KU says faculty, staff underpaid by about $27M per year when compared to private sector, peer schools

photo by: Shawn Valverde/Special to the Journal-World

The University of Kansas campus is pictured in this aerial photo from September 2023.

Employees at the University of Kansas — from professors to custodians — are underpaid by more than $27 million a year, according to a recently completed report by KU leaders.

A KU leader announced the number Wednesday morning to a fiscal committee of the Kansas Board of Regents. Chief Financial Officer Jeff DeWitt said the wage gap will mean that KU needs to continue to provide cost-of-living increases to all of its employees, but also needs to provide additional raises to select positions so that they are making rates at or near what their peers earn.

DeWitt said KU hopes to start providing some of those market-based wage adjustments later this year, but he said he couldn’t yet estimate how long it would take the university to fully close the gap.

“It will take multiple years,” DeWitt said in a brief interview with the Journal-World.

KU officials have been touting the need for such a wage study for years. Many details of the full study were not immediately available Wednesday. DeWitt said the study in some cases compares what a KU employee makes versus what a similar employee in the Lawrence private sector makes. That’s the case for many staff employees, such as landscapers, custodians, administrative assistants and other such positions that have private-sector equivalents.

For researchers and professors, DeWitt said those salaries most often are compared to similar positions at other research universities that, like KU, are members of the Association of American Universities.

DeWitt did not release specific numbers for specific positions on Wednesday, but indicated that there’s a significant number of staff positions that are extremely low compared to their peers.

“There’s a significant number of people below the 25th percentile, meaning they are well below where they need to be,” DeWitt said.

DeWitt said the study did reveal there are employees who are making what the university would consider to be less than a living wage.

“There are people who are really underpaid,” DeWitt said.

While DeWitt didn’t provide additional information on which positions ranked the lowest in the pay study, he mentioned landscape employees multiple times as an example of positions that KU has struggled to remain competitive with the private sector.

“The landscape people make way below the Lawrence market,” DeWitt said. “We turn them over often because they are not making a living wage. You keep them for six months, and then they leave because they are making $4 more per hour.”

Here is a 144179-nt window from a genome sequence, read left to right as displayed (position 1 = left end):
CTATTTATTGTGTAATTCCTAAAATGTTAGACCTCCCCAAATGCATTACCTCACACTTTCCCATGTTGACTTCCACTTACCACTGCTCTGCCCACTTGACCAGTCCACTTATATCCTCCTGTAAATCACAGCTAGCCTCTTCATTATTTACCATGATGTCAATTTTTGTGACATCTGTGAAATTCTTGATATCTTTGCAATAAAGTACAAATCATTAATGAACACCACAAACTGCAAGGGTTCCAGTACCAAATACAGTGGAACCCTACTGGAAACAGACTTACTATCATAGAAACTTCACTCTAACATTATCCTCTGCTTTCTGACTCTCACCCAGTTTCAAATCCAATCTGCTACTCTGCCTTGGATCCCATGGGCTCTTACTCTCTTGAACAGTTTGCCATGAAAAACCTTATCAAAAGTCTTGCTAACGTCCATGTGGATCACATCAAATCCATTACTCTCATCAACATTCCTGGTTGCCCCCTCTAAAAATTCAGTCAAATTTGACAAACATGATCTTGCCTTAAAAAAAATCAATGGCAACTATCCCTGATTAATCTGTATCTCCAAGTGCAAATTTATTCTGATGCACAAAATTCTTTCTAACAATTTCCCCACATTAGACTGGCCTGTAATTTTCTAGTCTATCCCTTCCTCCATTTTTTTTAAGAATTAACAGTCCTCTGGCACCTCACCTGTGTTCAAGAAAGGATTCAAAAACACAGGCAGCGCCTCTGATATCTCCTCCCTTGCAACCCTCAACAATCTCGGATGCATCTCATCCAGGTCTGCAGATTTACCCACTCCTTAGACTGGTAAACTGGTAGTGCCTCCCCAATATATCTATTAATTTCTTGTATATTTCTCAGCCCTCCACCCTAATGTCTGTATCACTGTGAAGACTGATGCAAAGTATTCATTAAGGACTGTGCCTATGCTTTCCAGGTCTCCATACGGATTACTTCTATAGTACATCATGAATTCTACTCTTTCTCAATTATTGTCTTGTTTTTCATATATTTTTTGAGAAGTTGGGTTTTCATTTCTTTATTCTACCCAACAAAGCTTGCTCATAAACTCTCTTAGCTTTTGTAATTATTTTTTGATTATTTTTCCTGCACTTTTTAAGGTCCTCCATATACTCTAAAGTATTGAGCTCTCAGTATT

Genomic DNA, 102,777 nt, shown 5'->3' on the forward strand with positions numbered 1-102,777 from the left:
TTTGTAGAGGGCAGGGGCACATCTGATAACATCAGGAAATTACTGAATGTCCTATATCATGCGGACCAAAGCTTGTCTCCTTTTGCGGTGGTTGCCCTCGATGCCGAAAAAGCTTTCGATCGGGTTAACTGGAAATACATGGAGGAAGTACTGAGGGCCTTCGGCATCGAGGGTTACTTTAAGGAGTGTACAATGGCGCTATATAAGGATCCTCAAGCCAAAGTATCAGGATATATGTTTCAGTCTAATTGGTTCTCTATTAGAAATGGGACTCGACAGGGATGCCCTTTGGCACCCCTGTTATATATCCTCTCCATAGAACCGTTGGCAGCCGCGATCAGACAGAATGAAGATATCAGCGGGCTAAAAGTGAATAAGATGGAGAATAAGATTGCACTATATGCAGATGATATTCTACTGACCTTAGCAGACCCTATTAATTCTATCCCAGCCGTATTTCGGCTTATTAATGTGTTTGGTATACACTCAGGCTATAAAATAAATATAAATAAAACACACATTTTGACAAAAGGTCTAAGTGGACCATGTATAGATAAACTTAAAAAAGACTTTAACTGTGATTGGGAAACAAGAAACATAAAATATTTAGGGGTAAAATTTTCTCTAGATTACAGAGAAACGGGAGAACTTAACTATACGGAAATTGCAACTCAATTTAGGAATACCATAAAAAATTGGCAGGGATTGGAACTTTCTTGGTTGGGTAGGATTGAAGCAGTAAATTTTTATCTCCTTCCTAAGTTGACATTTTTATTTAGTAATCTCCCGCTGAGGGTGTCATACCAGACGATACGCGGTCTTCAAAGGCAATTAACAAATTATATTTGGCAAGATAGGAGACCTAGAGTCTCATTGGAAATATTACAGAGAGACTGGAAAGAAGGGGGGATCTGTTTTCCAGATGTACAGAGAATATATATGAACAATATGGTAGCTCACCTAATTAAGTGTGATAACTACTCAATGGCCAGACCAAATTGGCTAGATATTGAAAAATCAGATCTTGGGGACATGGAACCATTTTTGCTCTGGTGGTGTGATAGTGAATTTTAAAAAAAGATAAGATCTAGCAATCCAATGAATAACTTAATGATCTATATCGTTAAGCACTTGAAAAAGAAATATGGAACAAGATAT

The study showed professor and faculty pay, though, also wasn’t competitive with what other research universities are paying. DeWitt said the study found that faculty pay was about $17 million short of market averages, while staff pay was about $10 million short.

KU is the most recent state university to undertake a wage study, but not the only one. Wichita State officials reminded Regents that WSU is working to address an approximately $24 million wage gap, and Pittsburg State said it is completing a wage study in the next year.

DeWitt said how quickly KU will be able to address its wage gap largely will be dependent on how well KU performs on a number of strategic initiatives, which include everything from new student recruitment strategies to a new business that uses campus space to host conferences and conventions.

A significant portion of the dollars generated from the new initiatives will be invested into the wage gap issue, DeWitt said. He also said KU has made the decision to operate with lower cash reserve levels in future years so that KU will have more money available to devote to the wage gap.

KU has been spending down its general use cash accounts since 2021 to balance its operating budget while it implements its new strategic initiatives, which are expected to produce new revenue for the university’s general budget. KU is expected to have just less than $20 million in general use cash in fiscal year 2025, which begins in July. That’s down from about $40 million in general use cash that KU had in fiscal year 2022.

DeWitt said he now is projecting that KU will have a balanced budget without using cash reserves in fiscal year 2025. He said eliminating KU’s structural budget deficit should give KU more money in future years to address the wage gap, which he said KU leaders recognize as an overarching need.

DeWitt said the issue is impacting both KU’s ability to keep existing employees and to recruit new ones.

State funding, which makes up about one-third of KU’s operating funds, might be able to help address the wage gaps in some years. The Kansas Legislature does generally provide funding for employee raises, but generally those state dollars only will help narrow the wage gap if the state funded raises are greater than the rate of inflation.

For much of the legislative session, university leaders across the state had been hopeful that the Kansas Legislature was going to approve a general 5% wage increase for university employees. However, legislators ended the session approving a 2.5% general wage increase for university employees. The Legislature also indicated that it will task an interim committee with conducting a statewide study of how university salaries and wages compare to the broader market.


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